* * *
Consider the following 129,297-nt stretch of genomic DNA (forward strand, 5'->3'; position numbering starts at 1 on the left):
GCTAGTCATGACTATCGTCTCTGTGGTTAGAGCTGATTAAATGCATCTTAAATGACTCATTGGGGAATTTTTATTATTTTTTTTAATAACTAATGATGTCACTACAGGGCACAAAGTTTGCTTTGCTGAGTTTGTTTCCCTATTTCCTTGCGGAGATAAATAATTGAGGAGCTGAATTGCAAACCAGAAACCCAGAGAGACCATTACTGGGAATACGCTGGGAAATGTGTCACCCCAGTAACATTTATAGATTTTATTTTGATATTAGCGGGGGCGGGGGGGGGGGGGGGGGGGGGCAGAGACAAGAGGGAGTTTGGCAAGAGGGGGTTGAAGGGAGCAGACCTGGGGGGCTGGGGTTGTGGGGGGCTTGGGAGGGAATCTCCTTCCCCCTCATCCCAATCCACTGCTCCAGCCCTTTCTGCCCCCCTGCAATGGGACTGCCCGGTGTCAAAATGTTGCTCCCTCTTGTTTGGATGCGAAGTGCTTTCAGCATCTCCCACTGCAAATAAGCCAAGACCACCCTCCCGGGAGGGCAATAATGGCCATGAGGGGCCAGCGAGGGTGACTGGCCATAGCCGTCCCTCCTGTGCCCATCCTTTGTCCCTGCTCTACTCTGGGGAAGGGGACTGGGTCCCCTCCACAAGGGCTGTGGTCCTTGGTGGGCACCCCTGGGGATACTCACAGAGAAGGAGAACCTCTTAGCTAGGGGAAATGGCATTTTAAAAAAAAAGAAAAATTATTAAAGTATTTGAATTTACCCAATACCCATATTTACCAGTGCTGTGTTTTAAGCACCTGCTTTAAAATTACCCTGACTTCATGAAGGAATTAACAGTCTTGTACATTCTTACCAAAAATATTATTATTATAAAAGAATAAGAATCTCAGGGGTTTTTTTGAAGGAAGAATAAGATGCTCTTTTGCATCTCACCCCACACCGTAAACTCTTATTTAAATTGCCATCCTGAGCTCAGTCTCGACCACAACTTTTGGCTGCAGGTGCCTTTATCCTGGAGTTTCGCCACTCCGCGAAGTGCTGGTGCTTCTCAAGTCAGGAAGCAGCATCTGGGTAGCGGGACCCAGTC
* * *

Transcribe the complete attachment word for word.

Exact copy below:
Consider the following 129,297-nt stretch of genomic DNA (forward strand, 5'->3'; position numbering starts at 1 on the left):
GCTAGTCATGACTATCGTCTCTGTGGTTAGAGCTGATTAAATGCATCTTAAATGACTCATTGGGGAATTTTTATTATTTTTTTTAATAACTAATGATGTCACTACAGGGCACAAAGTTTGCTTTGCTGAGTTTGTTTCCCTATTTCCTTGCGGAGATAAATAATTGAGGAGCTGAATTGCAAACCAGAAACCCAGAGAGACCATTACTGGGAATACGCTGGGAAATGTGTCACCCCAGTAACATTTATAGATTTTATTTTGATATTAGCGGGGGCGGGGGGGGGGGGGGGGGGGGGCAGAGACAAGAGGGAGTTTGGCAAGAGGGGGTTGAAGGGAGCAGACCTGGGGGGCTGGGGTTGTGGGGGGCTTGGGAGGGAATCTCCTTCCCCCTCATCCCAATCCACTGCTCCAGCCCTTTCTGCCCCCCTGCAATGGGACTGCCCGGTGTCAAAATGTTGCTCCCTCTTGTTTGGATGCGAAGTGCTTTCAGCATCTCCCACTGCAAATAAGCCAAGACCACCCTCCCGGGAGGGCAATAATGGCCATGAGGGGCCAGCGAGGGTGACTGGCCATAGCCGTCCCTCCTGTGCCCATCCTTTGTCCCTGCTCTACTCTGGGGAAGGGGACTGGGTCCCCTCCACAAGGGCTGTGGTCCTTGGTGGGCACCCCTGGGGATACTCACAGAGAAGGAGAACCTCTTAGCTAGGGGAAATGGCATTTTAAAAAAAAAGAAAAATTATTAAAGTATTTGAATTTACCCAATACCCATATTTACCAGTGCTGTGTTTTAAGCACCTGCTTTAAAATTACCCTGACTTCATGAAGGAATTAACAGTCTTGTACATTCTTACCAAAAATATTATTATTATAAAAGAATAAGAATCTCAGGGGTTTTTTTGAAGGAAGAATAAGATGCTCTTTTGCATCTCACCCCACACCGTAAACTCTTATTTAAATTGCCATCCTGAGCTCAGTCTCGACCACAACTTTTGGCTGCAGGTGCCTTTATCCTGGAGTTTCGCCACTCCGCGAAGTGCTGGTGCTTCTCAAGTCAGGAAGCAGCATCTGGGTAGCGGGACCCAGTC